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Inappropriate prescribing and adverse drug events in older people


Inappropriate prescribing (IP) in older patients is highly prevalent and is associated with an increased risk of adverse drug events (ADEs), morbidity, mortality and healthcare utilisation. Consequently, IP is a major safety concern and with changing population demographics, it is likely to become even more prevalent in the future. IP can be detected using explicit or implicit prescribing indicators. Theoretically, the routine clinical application of these IP criteria could represent an inexpensive and time efficient method to optimise prescribing practice. However, IP criteria must be sensitive, specific, have good inter-rater reliability and incorporate those medications most commonly associated with ADEs in older people. To be clinically relevant, use of prescribing appropriateness tools must translate into positive patient outcomes, such as reduced rates of ADEs. To accurately measure these outcomes, a reliable method of assessing the relationship between the administration of a drug and an adverse clinical event is required. The Naranjo criteria are the most widely used tool for assessing ADE causality, however, they are often difficult to interpret in the context of older patients. ADE causality criteria that allow for the multiple co-morbidities and prescribed medications in older people are required. Ultimately, the current high prevalence of IP and ADEs is unacceptable. IP screening criteria need to be tested as an intervention to assess their impact on the incidence of ADEs in vulnerable older patients. There is a role for IP screening tools in everyday clinical practice. These should enhance, not replace good clinical judgement, which in turn should be based on sound pharmacogeriatric training.

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Older patients often have numerous co-morbidities for which they are prescribed multiple medications, thereby increasing the risk of adverse drug events (ADEs) [1]. This risk is compounded by age-related changes in physiology and body composition, which influence drug handling and response [2]. Furthermore, there is marked heterogeneity in health status and functional capacity in older people, often making prescribing decisions complex and challenging [24]. Evidence suggests that suboptimal or inappropriate prescribing (IP) is highly prevalent in older people and is associated with an increased risk of ADEs, increased morbidity, mortality and healthcare utilisation [59]. With changing worldwide population demographics and an aging population, IP in older people is becoming a global healthcare concern [5].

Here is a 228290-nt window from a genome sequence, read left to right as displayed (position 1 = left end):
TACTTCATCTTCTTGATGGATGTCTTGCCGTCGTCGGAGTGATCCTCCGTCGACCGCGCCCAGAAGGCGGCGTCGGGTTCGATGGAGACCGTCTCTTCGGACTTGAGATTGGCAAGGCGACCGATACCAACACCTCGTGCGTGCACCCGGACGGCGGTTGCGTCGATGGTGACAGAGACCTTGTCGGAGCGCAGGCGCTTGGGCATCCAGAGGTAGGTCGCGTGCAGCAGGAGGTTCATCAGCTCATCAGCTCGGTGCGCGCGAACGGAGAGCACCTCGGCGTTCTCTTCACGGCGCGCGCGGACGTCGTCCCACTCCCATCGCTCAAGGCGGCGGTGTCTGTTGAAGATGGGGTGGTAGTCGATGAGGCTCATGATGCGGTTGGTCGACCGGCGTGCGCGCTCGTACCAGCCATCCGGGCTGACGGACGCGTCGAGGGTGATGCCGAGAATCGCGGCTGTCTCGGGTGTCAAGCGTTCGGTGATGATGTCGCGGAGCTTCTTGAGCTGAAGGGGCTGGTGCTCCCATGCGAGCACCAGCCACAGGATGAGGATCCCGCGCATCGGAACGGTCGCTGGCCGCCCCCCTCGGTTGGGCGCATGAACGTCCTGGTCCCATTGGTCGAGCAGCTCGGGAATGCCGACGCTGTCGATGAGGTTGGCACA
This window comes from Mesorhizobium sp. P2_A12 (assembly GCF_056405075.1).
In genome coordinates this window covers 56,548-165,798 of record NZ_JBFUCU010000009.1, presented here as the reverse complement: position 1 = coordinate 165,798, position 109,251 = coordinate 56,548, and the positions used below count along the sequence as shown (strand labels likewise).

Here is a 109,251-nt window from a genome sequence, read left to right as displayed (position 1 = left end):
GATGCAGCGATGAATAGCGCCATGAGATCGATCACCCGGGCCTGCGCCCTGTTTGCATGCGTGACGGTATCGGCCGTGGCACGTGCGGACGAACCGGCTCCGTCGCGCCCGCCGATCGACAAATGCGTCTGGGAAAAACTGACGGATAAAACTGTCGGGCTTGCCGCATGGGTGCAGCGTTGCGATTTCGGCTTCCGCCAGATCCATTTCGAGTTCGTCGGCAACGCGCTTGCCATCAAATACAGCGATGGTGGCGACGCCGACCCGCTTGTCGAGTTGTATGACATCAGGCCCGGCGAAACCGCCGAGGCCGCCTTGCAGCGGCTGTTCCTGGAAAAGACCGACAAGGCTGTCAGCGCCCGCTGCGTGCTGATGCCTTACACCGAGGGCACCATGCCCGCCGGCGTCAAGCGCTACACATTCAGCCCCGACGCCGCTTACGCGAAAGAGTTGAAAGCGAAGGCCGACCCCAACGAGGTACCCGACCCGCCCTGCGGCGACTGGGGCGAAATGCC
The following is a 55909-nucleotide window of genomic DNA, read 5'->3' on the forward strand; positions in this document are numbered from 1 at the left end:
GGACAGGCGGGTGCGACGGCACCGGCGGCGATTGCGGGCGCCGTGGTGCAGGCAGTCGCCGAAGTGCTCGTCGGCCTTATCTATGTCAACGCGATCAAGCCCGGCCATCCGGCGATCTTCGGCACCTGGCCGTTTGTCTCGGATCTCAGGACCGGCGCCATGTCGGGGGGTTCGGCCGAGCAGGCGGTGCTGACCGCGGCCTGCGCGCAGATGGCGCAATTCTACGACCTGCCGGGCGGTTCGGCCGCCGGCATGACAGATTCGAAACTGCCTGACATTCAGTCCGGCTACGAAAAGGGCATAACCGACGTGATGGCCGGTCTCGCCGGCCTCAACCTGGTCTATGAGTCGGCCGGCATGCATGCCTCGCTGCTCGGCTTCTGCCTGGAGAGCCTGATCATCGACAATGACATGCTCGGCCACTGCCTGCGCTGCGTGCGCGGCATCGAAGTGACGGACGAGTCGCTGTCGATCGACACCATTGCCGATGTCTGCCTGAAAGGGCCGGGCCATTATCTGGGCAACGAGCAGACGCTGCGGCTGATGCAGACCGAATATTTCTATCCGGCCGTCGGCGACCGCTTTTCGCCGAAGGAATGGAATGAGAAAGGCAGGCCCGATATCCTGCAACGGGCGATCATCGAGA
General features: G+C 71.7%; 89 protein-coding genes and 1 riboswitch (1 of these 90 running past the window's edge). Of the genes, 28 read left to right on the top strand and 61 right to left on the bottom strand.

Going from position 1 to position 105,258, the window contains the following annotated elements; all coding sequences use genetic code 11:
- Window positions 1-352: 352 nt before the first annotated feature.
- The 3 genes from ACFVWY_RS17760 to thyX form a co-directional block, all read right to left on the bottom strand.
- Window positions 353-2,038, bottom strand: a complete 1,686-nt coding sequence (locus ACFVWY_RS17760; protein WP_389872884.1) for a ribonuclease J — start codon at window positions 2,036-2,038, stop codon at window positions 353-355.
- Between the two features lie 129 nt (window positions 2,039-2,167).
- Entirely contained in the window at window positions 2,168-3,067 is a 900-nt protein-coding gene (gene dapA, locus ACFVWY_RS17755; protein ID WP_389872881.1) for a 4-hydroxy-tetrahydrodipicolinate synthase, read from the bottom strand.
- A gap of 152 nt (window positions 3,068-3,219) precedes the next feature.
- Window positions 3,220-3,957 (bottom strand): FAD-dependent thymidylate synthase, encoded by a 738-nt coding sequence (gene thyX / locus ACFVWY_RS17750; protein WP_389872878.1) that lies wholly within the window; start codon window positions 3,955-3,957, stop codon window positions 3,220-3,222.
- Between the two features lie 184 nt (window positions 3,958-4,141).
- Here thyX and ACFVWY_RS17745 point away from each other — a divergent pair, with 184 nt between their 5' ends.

IP encompasses the use of medicines that pose more risk than benefit, particularly where safer alternatives exist. IP also includes the misuse of medicines (inappropriate dose or duration), the prescription of medicines with clinically significant drug-drug and drug-disease interactions, and importantly, the under-use of potentially beneficial medications [5]. IP can be detected using explicit (criterion-based) or implicit (judgement-based) prescribing indicators. Beers' criteria are the most widely cited explicit tool and have dominated the international literature since their development in the U.S. in 1991 [10]. They consist of two lists of medications to be avoided in older people, (a) independent of diagnosis, and (b) considering diagnosis, and do not address under-prescribing, drug-drug interactions or drug class duplication. They were originally designed for older nursing home residents, but were revised in 1997 [11] and 2002 [12] to be universally applicable to older patients. More recently, the STOPP (Screening Tool of Older Persons' potentially inappropriate Prescriptions) criteria were validated in a European setting [13]. STOPP criteria (see additional file 1) are arranged according to physiological systems for ease of use and include reference to drug class duplication, drug-drug and drug-disease interactions. They are uniquely designed for use alongside the START (Screening Tool to Alert doctors to the Right Treatment) criteria, which highlight under-prescription or omission of clinically indicated, evidence-based medications [14], thereby addressing more domains of prescribing appropriateness than Beers' criteria alone. Explicit criteria have been criticised for having limited transferability between countries due to variations in regional prescribing patterns and drug availability [5]. Explicit criteria must also be regularly updated in line with evolving clinical evidence.

The Medication Appropriateness Index (MAI) [15] is an implicit tool which measures prescribing appropriateness according to ten criteria including indication, effectiveness, dose, administration, drug-drug and drug-disease interactions and cost. It does not address under-prescribing. Clinical expertise is required to apply some of the criteria, resulting in variable inter-rater reliability. Consequently, the MAI is predominantly used as a research tool.

Prevalence of inappropriate prescribing in the elderly

IP is highly prevalent in older people, with up to 24% of community-dwelling patients [16] and 40% of nursing home residents in the United States [17] regularly receiving at least one potentially inappropriate medicine (PIM) according to Beers' criteria. IP prevalence is somewhat lower in Europe, though comparison between studies is limited by differing methodologies. Under-prescribing is even more widespread – a recent study found that 58% of older patients do not receive one or more clinically indicated medications according to START criteria [14]. Risk factors for IP include older age, polypharmacy and multiple attending physicians and pharmacists [5]. IP is associated with increased morbidity, mortality and healthcare cost, largely because of an increased prevalence of ADEs [5].

Adverse drug events and inappropriate prescribing